Royal Mail sorry over D-Day commemorative stamp error
Royal Mail has apologised over a stamp design planned to commemorate the D-Day landings which actually showed US troops on a beach in Asia.
The stamp was intended to represent British troops landing in France and was labelled as “D-Day Allied soldiers and medics wade ashore”.
It was part of the 2019 Special Stamp programme showcasing the “Best of British” and was to be released in June.
Royal Mail said the image will no longer be part of the final collection.
A spokesman said: “We work very hard to ensure that our Special Stamp programme appropriately commemorates anniversaries and events that are relevant to UK heritage and life.
“We would like to offer our sincere apologies that our preview release for our 2019 Special Stamp programme included a stamp design which had been incorrectly associated with the D-Day landings.”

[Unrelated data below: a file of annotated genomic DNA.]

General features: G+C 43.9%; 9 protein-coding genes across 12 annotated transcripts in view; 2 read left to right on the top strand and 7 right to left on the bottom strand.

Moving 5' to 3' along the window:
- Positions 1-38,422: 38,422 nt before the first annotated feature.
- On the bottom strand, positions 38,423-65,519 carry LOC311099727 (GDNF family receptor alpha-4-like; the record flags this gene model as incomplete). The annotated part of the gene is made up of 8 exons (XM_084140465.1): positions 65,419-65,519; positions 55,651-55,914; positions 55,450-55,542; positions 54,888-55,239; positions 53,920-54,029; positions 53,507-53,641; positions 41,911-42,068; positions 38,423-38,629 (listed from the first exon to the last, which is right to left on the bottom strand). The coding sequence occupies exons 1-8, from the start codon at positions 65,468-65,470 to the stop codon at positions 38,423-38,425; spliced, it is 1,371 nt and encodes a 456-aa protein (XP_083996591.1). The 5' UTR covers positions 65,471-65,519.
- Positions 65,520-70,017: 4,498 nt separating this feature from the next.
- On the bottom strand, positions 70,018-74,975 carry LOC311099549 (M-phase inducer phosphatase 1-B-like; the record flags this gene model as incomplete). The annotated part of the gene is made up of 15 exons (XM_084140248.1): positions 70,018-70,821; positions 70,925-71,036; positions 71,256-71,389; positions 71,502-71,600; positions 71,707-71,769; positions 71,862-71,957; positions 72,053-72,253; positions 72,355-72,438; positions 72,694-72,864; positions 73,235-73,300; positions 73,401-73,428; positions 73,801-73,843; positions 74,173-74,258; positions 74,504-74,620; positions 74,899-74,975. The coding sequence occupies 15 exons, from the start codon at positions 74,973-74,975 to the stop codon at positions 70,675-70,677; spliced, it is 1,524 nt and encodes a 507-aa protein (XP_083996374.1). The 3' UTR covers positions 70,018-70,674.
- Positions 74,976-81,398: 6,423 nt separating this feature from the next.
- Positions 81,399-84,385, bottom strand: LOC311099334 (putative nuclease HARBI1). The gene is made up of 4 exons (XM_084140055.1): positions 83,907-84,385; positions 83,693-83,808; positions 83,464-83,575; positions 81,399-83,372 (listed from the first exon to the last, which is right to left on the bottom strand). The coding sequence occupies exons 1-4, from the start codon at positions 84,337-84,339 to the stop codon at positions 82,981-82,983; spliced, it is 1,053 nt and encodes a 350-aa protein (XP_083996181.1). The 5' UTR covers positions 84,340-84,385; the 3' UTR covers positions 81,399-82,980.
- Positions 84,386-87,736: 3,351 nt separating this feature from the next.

When an image of the stamp was posted on Twitter users were quick to point out the mistake.
Paul Woodadge, a filmmaker, author and historian, said: “The image chosen actually depicts US troops disembarking from LCI(L) 30 at Dutch New Guinea in May 1944. Please correct this or you will look like idiots.”
The image is also captioned on the US National World War II museum website as “USS LCI(L)-30 landing troops carrying stretchers onto a beach during a second assult [sic] wave”, and was taken on May 17 1944.
According to The Spirit of Normandy Trust this is not the first time an incorrect image has been used in relation to the D-Day landings.
Ian Stewart, vice chairman of the trust, said: “The problem with most of these things is that research has got to be thorough and done well ahead of time.
“It’s very unfortunate, but research is absolutely critical and it’s not the first time it’s been done about D-Day. People think that it doesn’t matter who’s in the photograph.”
The “Best of British” collection will feature 11 stamps to mark the 75th anniversary of the D-Day landings.
The collection will also include six stamps to commemorate the life of Queen Victoria, whose bicentenary will take place in May 2019.